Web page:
Medicinal heroin? How the Dutch deal with their heroin addicts

Let’s get straight to it: The Dutch prescribe free heroin to their heroin addicts. And it’s legal too. While the Dutch are (in)famous for their liberal approach towards drug use and legalization, heroin has an especially bad rep. 💉

After all, everyone knows that it is one of the most addictive substances there is, right? Free access surely won’t make the addiction problem any better.

But, hear us out — the Dutch providing heroin to heroin addicts surprisingly makes a lot of sense. 

Okay, heroin isn’t legal. Meaning, you can’t just walk into your local supermarket or coffeeshop to go and buy it. Heroin still counts as a hard drug in the Netherlands, along with cocaine, amphetamine, LSD etc. and is criminalized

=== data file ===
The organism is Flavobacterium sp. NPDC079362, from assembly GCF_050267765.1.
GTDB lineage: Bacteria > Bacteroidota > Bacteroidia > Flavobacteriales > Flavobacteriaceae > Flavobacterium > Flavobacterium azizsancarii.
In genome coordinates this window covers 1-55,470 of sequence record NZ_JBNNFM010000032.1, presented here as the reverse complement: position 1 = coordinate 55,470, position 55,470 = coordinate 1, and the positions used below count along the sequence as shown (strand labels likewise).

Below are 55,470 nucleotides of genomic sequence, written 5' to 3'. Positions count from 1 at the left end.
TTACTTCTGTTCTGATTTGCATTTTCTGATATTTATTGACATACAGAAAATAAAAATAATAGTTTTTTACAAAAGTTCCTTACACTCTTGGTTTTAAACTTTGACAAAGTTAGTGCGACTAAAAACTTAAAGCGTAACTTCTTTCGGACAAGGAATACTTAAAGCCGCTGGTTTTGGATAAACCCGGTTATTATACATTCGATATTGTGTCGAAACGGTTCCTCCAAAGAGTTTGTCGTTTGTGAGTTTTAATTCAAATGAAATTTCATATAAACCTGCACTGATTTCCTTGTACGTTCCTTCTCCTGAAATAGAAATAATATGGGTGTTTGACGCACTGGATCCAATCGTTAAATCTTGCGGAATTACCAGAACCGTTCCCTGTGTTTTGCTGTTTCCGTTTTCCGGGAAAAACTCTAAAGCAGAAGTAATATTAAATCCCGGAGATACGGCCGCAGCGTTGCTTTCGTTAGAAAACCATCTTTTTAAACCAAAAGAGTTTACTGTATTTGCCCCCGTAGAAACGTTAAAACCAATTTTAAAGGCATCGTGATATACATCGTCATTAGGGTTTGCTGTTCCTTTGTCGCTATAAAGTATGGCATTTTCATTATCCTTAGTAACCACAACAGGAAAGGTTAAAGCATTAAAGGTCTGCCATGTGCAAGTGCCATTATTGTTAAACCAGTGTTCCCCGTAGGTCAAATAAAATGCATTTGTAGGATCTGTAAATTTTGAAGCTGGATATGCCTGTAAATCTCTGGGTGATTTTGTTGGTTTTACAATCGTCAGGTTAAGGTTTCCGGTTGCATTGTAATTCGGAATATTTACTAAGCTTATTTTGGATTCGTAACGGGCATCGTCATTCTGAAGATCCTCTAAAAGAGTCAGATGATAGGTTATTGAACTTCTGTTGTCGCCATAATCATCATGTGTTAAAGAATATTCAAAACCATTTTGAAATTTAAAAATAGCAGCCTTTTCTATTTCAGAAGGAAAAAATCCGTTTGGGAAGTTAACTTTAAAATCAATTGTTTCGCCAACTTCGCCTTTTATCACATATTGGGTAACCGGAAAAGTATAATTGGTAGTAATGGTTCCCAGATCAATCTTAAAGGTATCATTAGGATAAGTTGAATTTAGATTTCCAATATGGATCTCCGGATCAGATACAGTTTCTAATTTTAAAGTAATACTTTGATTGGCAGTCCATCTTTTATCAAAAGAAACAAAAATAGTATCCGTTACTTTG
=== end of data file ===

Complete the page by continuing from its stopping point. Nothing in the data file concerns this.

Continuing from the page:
As you probably know, soft drugs such as weed are handled differently, and you can purchase them without ending up in prison. It’s decriminalized, but not yet legal: the Dutch are a bit slow on this front. 

needle on table
Although you won’t get in trouble for being caught carrying heroin, the use of the drug is still illegal in the Netherlands. Image: Freepik

Either way, while you’re not allowed to sell or buy hard drugs in the Netherlands, it’s technically legal to consume them. That means that if someone is found using heroin on the streets, they won’t go to prison for it. 

This brings us to the reasons the Dutch prescribe heroin to their heroin addicts. 

So…heroin addicts just get heroin for free?

In the Netherlands, yes! It’s called Heroin Assisted Treatment (HAT) and was officially introduced in 2007. You should know that HAT is considered a sort of ‘last resort’ for heavy and chronic heroin users that did not respond to other treatment methods